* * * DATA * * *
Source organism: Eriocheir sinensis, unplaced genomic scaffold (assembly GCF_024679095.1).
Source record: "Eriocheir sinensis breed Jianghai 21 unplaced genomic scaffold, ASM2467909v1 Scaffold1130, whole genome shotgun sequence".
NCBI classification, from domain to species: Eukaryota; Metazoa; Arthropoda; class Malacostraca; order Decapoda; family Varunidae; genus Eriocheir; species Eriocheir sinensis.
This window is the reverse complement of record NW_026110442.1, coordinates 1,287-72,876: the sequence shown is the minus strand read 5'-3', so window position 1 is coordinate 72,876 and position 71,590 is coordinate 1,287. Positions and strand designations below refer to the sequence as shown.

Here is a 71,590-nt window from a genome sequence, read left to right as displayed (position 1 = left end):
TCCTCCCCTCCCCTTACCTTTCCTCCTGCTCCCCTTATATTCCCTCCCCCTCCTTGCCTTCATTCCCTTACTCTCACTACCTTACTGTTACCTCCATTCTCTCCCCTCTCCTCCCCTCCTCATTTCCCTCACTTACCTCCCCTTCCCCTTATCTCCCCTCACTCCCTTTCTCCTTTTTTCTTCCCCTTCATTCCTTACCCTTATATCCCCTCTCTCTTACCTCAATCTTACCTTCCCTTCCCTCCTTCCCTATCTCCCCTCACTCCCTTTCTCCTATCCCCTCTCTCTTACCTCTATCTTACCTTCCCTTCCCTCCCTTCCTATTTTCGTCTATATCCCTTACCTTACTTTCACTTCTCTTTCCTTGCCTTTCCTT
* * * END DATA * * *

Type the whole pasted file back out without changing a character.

Source organism: Eriocheir sinensis, unplaced genomic scaffold (assembly GCF_024679095.1).
Source record: "Eriocheir sinensis breed Jianghai 21 unplaced genomic scaffold, ASM2467909v1 Scaffold1130, whole genome shotgun sequence".
NCBI classification, from domain to species: Eukaryota; Metazoa; Arthropoda; class Malacostraca; order Decapoda; family Varunidae; genus Eriocheir; species Eriocheir sinensis.
This window is the reverse complement of record NW_026110442.1, coordinates 1,287-72,876: the sequence shown is the minus strand read 5'-3', so window position 1 is coordinate 72,876 and position 71,590 is coordinate 1,287. Positions and strand designations below refer to the sequence as shown.

Here is a 71,590-nt window from a genome sequence, read left to right as displayed (position 1 = left end):
TCCTCCCCTCCCCTTACCTTTCCTCCTGCTCCCCTTATATTCCCTCCCCCTCCTTGCCTTCATTCCCTTACTCTCACTACCTTACTGTTACCTCCATTCTCTCCCCTCTCCTCCCCTCCTCATTTCCCTCACTTACCTCCCCTTCCCCTTATCTCCCCTCACTCCCTTTCTCCTTTTTTCTTCCCCTTCATTCCTTACCCTTATATCCCCTCTCTCTTACCTCAATCTTACCTTCCCTTCCCTCCTTCCCTATCTCCCCTCACTCCCTTTCTCCTATCCCCTCTCTCTTACCTCTATCTTACCTTCCCTTCCCTCCCTTCCTATTTTCGTCTATATCCCTTACCTTACTTTCACTTCTCTTTCCTTGCCTTTCCTT